This is a follow-up to Miriam Solomon's statement describing philosophy: "Philosophy involves more than deductive logic--it involves the exercise of "good judgment" which in fact we do not understand very well." (june 5, 2014) Can someone tell me more about what this "good judgment" is, please? I studied philosophy in college and I can't recall any of my professors ever suggesting that there was some elusive guiding principle in philosophy beyond what could be articulated...Instead, I was taught that it was about starting with premises and then executing deductive reasoning. Are you now saying that there's something mystical in there that philosophers can't articulate but which guides their work? That seems counter the way I learned philosophy, where the professors seemed particularly intent on articulating things clearly.

Since I was the one that introduced the concept of "good judgment" I feel I should explain. I am not introducing a mystical concept; just one that we currently don't understand very well. Deductive reasoning is lovely but it doesn't get us very far, as Hume discovered. I am all in favor of articulating good judgment. Some have already begun the project e.g. Nelson Goodman in the "new" (now about 60 years old) problem of induction.

Another way of framing the issue is to say that the truth of the conclusion depends not only on the deductive logic used to get there but also on the premises. How do we know that our premises are true? The most we can do is exercise forms of good judgment in choosing them.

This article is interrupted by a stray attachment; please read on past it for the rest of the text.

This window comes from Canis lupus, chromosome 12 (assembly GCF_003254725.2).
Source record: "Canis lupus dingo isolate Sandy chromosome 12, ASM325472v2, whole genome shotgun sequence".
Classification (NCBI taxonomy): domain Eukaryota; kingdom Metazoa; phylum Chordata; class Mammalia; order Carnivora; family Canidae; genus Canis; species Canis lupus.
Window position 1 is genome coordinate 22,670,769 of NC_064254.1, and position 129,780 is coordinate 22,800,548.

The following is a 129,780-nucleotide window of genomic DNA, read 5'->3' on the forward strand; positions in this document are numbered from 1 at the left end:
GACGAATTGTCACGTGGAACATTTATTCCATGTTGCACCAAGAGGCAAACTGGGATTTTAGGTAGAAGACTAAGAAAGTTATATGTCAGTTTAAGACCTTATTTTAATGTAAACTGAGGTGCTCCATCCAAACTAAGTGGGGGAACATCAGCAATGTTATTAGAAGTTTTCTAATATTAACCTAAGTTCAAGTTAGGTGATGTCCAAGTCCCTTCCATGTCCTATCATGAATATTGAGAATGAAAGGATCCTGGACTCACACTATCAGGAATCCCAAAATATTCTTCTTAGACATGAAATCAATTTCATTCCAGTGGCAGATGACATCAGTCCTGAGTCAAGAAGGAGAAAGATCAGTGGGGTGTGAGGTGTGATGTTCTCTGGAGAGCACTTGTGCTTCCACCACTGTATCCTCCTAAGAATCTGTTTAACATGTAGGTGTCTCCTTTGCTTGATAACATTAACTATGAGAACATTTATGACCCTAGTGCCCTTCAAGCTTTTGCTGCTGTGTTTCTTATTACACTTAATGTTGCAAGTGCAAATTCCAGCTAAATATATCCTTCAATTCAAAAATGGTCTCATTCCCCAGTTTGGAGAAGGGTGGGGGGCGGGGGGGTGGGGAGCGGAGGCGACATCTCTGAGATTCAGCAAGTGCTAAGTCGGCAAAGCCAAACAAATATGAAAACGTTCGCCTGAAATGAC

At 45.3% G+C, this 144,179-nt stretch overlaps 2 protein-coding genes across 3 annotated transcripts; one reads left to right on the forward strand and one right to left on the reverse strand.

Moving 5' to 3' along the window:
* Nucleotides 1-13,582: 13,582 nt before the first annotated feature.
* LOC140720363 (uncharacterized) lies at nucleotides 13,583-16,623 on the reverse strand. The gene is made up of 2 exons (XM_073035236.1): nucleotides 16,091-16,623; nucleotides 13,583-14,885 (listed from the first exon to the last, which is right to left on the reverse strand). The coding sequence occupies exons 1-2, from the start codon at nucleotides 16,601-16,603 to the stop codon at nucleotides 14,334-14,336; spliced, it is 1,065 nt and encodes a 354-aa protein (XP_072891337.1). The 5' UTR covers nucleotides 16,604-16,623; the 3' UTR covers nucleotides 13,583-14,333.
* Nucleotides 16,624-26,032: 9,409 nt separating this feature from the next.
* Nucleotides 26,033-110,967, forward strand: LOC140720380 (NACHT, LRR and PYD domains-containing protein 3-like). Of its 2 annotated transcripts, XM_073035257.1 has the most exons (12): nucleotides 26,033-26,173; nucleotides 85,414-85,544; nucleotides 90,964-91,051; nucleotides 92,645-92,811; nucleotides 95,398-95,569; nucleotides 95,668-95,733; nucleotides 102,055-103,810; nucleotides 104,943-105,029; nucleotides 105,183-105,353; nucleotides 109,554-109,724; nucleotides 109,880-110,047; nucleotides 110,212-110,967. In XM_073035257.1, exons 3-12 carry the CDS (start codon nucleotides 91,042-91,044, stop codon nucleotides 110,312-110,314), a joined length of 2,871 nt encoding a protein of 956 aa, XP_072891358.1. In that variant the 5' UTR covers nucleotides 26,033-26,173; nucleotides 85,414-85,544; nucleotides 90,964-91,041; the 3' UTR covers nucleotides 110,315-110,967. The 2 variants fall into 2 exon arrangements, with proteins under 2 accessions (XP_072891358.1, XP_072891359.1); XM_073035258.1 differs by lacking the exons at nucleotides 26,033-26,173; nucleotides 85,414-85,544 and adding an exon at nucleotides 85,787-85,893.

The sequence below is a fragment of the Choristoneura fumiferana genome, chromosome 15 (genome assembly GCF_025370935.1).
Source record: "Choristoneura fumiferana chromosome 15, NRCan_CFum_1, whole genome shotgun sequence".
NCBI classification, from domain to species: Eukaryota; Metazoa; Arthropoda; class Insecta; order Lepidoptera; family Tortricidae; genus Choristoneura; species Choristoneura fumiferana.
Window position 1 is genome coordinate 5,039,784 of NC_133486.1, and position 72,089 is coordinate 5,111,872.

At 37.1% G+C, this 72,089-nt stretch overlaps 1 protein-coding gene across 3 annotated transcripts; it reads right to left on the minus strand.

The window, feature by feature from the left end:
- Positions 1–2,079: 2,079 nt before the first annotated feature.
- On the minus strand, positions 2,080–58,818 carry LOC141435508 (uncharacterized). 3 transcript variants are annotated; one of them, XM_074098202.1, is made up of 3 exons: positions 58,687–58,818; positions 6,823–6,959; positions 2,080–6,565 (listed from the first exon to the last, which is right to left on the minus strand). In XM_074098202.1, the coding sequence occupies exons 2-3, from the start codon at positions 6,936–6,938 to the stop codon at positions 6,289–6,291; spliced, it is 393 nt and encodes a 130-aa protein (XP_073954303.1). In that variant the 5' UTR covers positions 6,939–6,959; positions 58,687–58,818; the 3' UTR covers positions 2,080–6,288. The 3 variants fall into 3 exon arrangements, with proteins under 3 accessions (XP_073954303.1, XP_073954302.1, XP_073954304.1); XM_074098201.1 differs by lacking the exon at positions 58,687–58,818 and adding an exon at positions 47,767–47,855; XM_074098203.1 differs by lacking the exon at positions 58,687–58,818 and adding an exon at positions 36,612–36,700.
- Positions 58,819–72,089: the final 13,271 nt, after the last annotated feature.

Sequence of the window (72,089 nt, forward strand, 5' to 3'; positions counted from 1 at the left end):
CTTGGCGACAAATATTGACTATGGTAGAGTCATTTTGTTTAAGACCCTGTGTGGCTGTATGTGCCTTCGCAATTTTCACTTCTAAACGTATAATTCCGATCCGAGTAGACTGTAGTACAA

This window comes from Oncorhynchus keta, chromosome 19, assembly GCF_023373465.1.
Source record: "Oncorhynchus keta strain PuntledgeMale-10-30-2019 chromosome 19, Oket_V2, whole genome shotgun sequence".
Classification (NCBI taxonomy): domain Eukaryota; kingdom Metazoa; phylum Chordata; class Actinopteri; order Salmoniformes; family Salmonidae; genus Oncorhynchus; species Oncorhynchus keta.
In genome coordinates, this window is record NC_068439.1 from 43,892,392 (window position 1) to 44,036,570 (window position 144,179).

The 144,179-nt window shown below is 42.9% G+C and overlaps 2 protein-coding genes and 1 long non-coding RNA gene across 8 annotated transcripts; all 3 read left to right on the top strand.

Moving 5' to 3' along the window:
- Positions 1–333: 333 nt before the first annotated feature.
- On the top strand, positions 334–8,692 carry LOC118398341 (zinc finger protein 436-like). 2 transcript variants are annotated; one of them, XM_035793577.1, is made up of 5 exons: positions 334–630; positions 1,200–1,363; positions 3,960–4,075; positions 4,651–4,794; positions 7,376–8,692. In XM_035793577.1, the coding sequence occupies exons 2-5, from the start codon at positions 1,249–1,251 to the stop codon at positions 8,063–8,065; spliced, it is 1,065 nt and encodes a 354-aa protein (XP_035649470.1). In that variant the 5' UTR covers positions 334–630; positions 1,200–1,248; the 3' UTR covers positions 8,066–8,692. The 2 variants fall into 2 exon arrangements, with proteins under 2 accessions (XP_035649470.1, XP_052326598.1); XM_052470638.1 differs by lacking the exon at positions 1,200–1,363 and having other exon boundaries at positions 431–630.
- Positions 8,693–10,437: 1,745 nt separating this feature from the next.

I can’t resist offering the follow-up to Miriam Solomon’s response, not because I’ll say what she would say, but precisely because I think I come at this question differently from her. So with any luck you’ll get a second perspective on the same fundamental thought.

Your professors were right to insist on the clear articulation of ideas and on the careful argumentation that takes us from premises to conclusions. Clarity and validity are two of the most important tools that philosophers work with. Some philosophers will agree with me that other tools or techniques are essential as well, such as the method of philosophical interpretation; but calling for more attention to philosophical interpretation does not have to mean neglecting argumentation.

But even if we stick to clear terms and valid arguments, there are going to be more fundamental questions that guide us. What terms are worth clarifying? The important ones, of course. What subjects do we make arguments about? Again, the important ones, the pressing ones, the elusive and rich and meaningful ones. And how do we know which issues are pressing, which questions most in need of answering, which concepts most meaningful to human life? Do we try to understand virtue, or should our powers of argumentation and clarification be directed toward the concept “pumpkin”?

When the questions of importance and priority come up, philosophers almost always have to rely on their good judgment. There is no need to call it mystical, as if everything not governed by the rules of logic were an unformed feeling. But we can say that judgment is not going to be governed by rules. This is how judgment is understood by that non-mystic Kant, whose third major work The Critique of Judgment devotes itself to understanding how one practices certain forms of judgment in the absence of the kinds of rules found in logic.

Professor Solomon may not put the answer in Kantian terms. Nevertheless I trust that her guiding thought is the same as mine, that rule-governed thinking cannot account for or amount to the entirety of philosophy.

I'll just add that, for similar reasons, "good judgement" is equally important in mathematics, and nothing is more deductive than mathematics.

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